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if you can replace the screws with hex head or cap head ones ( I think theyre 4mm ISO thread from memory)

I damaged the heads on nearly all of mine undoing them, and then couldn't tighten them up enough to make a good seal.
 

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Discussion Starter #5
Thanks. Hadn't thought about changing to a socket head or cap screw. I did go back and replace the original ones, but with used ones I removed from a junk yard car.
 

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Hrmm... wonder if this is the problem on my car. I just stopped filling it more than 2/3rds full, and haven't had an issue yet.
 

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there is a silicone avail that is resistant to gasoline. i had to use that on my tank, i believe the top of the fuel tank warps a bit after so many years and makes a tight seal impossible. youll know it when you start smelling fumes or literally leaking gas out of the top
 

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Hrmm... wonder if this is the problem on my car. I just stopped filling it more than 2/3rds full, and haven't had an issue yet.
So, you don't go around corners fast? Mine still smells even if it's over half full because it sloshes around and still leaks (and smells):mad:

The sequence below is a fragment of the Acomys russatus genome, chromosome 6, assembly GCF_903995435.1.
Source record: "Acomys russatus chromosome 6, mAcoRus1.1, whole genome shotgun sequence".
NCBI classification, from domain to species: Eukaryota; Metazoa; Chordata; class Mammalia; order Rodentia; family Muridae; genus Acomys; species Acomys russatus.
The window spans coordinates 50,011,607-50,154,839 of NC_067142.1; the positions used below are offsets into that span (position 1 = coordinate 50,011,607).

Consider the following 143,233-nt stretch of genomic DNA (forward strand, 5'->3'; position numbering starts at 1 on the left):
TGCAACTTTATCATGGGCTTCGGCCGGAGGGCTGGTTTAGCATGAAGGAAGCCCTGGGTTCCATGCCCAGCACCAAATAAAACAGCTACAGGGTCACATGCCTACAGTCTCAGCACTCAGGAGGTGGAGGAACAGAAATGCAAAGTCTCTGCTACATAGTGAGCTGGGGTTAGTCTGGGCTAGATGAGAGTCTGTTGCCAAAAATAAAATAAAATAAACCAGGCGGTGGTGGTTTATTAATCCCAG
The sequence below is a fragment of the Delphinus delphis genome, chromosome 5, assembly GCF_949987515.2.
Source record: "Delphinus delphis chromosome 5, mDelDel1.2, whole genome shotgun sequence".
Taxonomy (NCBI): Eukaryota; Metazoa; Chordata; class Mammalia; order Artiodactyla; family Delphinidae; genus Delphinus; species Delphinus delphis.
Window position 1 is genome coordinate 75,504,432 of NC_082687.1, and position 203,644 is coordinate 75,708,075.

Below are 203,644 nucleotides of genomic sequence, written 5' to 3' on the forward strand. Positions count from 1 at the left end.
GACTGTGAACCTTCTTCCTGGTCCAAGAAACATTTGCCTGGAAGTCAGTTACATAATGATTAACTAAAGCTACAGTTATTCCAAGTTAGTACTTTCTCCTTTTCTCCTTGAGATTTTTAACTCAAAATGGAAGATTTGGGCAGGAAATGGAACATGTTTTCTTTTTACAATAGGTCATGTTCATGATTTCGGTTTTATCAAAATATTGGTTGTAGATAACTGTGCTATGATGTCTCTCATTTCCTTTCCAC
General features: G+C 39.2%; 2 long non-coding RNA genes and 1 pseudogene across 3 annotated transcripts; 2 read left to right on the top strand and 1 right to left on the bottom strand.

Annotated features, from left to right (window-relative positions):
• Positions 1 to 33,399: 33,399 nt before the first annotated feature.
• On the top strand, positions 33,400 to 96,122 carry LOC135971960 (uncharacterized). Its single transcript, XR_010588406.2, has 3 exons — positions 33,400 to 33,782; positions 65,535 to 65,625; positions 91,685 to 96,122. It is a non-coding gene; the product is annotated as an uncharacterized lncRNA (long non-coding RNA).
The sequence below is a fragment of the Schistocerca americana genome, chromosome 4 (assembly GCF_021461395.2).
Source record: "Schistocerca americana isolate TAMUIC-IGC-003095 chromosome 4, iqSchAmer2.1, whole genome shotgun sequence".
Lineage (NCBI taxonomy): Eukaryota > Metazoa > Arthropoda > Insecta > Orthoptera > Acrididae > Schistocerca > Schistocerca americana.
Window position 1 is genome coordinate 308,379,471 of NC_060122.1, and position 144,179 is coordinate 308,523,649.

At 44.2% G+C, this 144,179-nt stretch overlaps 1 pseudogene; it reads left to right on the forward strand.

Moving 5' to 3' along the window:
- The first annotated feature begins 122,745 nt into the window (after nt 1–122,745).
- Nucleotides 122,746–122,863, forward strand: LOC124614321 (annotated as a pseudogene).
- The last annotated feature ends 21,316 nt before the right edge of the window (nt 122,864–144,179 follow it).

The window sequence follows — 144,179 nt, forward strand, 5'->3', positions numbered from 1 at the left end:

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Discussion Starter #9
there is a silicone avail that is resistant to gasoline. i had to use that on my tank, i believe the top of the fuel tank warps a bit after so many years and makes a tight seal impossible. youll know it when you start smelling fumes or literally leaking gas out of the top
Yes, I have some of that Permatex, but haven't tried it yet. I'm going to try the socket head screws when I do the silicone. I just finished a slave cylinder and clutch master cylinder replace and my tank is still way too full. I need to burn off some fuel before hand..
 

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So, you don't go around corners fast? Mine still smells even if it's over half full because it sloshes around and still leaks (and smells):mad:
I live in Indiana. I don't know what corners are. :p

And if i did, i don't think my shitty Nexens would hold on long enough for the fuel tank to realize that there were lateral Gs involved.